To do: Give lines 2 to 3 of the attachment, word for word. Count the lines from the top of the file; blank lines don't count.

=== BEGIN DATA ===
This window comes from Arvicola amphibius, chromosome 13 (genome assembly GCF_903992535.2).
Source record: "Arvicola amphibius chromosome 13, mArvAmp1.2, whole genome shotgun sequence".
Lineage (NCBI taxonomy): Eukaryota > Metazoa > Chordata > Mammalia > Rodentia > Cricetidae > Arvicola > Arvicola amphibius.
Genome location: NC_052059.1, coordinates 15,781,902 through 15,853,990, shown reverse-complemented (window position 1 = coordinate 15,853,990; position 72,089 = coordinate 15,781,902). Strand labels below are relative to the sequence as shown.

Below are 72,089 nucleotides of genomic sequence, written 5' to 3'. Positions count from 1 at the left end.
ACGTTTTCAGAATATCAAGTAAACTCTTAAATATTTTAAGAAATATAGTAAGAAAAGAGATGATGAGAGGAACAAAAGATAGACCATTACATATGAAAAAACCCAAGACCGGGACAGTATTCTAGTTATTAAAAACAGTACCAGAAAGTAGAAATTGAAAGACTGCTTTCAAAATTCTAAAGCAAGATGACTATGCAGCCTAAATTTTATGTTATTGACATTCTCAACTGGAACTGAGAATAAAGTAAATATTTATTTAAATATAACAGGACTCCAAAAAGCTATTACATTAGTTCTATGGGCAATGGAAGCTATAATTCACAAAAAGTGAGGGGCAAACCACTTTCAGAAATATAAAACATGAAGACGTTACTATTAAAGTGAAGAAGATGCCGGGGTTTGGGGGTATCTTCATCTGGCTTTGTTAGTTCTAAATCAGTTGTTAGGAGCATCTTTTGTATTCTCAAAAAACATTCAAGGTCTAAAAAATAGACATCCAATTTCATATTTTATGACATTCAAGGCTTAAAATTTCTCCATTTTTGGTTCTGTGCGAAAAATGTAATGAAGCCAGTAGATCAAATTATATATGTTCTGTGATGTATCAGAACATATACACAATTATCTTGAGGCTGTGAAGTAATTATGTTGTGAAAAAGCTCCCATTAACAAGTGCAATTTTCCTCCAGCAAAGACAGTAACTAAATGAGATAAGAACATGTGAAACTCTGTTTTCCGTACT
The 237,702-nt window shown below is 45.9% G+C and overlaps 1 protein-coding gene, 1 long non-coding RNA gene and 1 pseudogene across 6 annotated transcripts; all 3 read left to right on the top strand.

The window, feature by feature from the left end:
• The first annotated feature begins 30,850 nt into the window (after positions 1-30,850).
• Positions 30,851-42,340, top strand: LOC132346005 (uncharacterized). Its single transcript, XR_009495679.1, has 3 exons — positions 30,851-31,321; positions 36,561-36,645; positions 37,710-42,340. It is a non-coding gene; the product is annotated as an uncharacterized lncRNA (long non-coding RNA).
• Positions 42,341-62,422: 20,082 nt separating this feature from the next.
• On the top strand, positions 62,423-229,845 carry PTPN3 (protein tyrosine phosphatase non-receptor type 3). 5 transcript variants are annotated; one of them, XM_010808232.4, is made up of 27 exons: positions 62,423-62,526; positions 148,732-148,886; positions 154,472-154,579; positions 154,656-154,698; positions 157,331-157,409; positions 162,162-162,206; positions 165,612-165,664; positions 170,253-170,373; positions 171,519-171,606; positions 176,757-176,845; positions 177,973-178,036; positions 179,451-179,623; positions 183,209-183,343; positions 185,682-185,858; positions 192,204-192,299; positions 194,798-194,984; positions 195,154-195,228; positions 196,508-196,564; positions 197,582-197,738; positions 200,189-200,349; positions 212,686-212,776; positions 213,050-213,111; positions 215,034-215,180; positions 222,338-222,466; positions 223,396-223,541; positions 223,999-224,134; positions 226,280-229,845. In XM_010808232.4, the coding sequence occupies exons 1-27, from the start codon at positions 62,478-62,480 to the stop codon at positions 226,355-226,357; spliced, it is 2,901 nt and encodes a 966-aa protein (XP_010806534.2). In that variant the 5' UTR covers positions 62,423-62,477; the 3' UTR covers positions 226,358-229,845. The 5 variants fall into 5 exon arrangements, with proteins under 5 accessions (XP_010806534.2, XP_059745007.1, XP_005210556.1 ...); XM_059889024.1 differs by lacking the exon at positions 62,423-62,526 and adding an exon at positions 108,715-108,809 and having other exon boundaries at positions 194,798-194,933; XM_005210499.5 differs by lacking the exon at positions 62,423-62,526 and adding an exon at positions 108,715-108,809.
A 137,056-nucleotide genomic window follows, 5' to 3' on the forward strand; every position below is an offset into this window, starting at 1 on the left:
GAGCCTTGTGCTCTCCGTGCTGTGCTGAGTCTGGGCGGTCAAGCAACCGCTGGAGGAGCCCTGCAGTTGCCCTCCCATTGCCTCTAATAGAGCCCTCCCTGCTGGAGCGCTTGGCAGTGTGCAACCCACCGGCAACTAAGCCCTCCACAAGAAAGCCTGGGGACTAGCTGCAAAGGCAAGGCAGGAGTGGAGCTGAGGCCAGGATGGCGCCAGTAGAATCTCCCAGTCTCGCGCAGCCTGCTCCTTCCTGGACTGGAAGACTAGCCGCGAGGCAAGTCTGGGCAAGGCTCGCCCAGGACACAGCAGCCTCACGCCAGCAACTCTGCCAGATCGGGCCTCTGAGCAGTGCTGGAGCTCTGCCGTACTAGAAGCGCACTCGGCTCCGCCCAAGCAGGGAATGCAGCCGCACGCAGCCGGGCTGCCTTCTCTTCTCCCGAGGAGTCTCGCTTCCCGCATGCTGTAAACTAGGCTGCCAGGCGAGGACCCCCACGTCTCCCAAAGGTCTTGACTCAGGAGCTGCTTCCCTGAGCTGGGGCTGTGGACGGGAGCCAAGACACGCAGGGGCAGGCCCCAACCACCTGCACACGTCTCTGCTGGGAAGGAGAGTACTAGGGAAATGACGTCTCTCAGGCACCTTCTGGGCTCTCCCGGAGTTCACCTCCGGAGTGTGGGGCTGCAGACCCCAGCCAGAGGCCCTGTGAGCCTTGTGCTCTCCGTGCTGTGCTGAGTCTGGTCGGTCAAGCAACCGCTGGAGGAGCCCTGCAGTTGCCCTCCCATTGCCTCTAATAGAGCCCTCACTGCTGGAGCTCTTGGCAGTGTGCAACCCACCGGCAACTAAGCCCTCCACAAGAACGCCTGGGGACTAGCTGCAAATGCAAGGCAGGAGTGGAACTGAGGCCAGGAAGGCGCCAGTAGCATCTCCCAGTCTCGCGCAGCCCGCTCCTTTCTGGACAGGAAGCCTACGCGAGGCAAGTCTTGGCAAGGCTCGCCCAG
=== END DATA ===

Source record: "Arvicola amphibius chromosome 13, mArvAmp1.2, whole genome shotgun sequence".
Lineage (NCBI taxonomy): Eukaryota > Metazoa > Chordata > Mammalia > Rodentia > Cricetidae > Arvicola > Arvicola amphibius.